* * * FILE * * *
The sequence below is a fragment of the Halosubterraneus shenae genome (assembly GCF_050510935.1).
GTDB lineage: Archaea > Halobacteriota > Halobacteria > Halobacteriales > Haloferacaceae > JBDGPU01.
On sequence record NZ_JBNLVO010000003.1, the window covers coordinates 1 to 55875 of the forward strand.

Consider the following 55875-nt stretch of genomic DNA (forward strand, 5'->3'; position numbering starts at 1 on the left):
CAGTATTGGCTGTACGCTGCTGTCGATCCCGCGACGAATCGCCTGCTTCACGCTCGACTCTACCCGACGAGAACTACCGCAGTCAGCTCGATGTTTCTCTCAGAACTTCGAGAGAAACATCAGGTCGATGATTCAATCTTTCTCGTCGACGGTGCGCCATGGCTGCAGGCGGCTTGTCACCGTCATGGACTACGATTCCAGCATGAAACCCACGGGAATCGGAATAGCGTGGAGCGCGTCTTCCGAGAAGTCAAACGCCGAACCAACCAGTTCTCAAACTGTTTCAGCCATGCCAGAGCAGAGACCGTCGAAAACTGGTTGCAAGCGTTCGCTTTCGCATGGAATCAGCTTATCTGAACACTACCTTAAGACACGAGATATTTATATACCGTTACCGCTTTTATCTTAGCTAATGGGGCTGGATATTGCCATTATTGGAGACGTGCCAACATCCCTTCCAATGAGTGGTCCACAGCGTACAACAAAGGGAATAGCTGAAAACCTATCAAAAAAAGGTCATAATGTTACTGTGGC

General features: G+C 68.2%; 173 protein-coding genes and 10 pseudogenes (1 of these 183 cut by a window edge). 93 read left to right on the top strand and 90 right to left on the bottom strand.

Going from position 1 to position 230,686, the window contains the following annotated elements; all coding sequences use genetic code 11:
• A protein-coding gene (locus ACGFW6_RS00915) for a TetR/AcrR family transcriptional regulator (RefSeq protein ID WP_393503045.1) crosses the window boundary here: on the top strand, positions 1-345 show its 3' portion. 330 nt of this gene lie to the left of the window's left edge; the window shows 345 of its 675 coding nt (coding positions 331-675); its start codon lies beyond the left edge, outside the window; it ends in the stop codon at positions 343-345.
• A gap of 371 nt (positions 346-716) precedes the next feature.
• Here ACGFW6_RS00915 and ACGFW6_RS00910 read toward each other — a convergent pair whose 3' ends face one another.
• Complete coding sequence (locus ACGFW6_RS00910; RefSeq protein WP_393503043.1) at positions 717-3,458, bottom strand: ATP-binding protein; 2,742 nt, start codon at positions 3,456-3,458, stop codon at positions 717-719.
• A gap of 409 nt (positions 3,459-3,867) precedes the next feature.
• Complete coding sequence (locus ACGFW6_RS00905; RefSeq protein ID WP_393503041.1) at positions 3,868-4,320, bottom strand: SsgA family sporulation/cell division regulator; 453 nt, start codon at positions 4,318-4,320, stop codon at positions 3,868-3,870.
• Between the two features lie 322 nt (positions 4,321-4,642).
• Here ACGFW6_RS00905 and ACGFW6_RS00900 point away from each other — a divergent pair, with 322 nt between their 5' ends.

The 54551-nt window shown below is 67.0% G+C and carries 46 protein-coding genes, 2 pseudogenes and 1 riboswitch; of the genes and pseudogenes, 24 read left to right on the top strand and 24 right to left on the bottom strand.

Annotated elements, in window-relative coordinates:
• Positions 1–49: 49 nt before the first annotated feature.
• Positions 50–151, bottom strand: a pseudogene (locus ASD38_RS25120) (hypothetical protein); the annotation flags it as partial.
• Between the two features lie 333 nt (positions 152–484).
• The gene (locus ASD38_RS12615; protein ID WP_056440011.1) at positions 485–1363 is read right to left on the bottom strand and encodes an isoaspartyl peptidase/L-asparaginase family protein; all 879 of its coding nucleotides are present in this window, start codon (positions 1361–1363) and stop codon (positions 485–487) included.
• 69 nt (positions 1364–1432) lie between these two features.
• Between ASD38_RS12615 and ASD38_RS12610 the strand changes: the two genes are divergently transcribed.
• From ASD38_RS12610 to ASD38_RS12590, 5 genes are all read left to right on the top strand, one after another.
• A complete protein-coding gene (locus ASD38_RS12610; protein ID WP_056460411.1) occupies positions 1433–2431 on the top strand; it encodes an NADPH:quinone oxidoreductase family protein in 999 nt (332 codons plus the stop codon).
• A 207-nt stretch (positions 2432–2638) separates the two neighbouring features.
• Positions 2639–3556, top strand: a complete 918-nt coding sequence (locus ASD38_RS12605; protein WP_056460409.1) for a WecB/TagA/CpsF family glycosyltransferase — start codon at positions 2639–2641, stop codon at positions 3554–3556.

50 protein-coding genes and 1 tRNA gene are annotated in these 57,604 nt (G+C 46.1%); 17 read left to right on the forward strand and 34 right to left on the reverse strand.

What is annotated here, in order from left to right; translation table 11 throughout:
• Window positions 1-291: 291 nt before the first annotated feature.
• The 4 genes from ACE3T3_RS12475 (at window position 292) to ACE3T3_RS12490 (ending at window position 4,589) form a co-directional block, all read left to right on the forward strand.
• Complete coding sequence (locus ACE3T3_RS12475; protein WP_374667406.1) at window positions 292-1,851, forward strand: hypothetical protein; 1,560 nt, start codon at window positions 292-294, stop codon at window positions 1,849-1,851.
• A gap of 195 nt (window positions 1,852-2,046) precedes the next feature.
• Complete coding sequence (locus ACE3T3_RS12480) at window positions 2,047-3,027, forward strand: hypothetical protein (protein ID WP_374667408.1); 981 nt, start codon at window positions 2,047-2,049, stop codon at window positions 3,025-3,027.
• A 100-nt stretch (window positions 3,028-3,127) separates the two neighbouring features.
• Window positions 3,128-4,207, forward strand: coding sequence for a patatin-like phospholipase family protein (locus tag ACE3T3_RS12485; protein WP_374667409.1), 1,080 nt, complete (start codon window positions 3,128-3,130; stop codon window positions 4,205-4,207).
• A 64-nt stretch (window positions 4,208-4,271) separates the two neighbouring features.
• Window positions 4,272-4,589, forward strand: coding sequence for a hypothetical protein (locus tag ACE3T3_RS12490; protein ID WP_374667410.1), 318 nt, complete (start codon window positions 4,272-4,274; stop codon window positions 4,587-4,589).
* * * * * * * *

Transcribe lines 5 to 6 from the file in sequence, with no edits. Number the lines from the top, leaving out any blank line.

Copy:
CAGTATTGGCTGTACGCTGCTGTCGATCCCGCGACGAATCGCCTGCTTCACGCTCGACTCTACCCGACGAGAACTACCGCAGTCAGCTCGATGTTTCTCTCAGAACTTCGAGAGAAACATCAGGTCGATGATTCAATCTTTCTCGTCGACGGTGCGCCATGGCTGCAGGCGGCTTGTCACCGTCATGGACTACGATTCCAGCATGAAACCCACGGGAATCGGAATAGCGTGGAGCGCGTCTTCCGAGAAGTCAAACGCCGAACCAACCAGTTCTCAAACTGTTTCAGCCATGCCAGAGCAGAGACCGTCGAAAACTGGTTGCAAGCGTTCGCTTTCGCATGGAATCAGCTTATCTGAACACTACCTTAAGACACGAGATATTTATATACCGTTACCGCTTTTATCTTAGCTAATGGGGCTGGATATTGCCATTATTGGAGACGTGCCAACATCCCTTCCAATGAGTGGTCCACAGCGTACAACAAAGGGAATAGCTGAAAACCTATCAAAAAAAGGTCATAATGTTACTGTGGC

General features: G+C 68.2%; 173 protein-coding genes and 10 pseudogenes (1 of these 183 cut by a window edge). 93 read left to right on the top strand and 90 right to left on the bottom strand.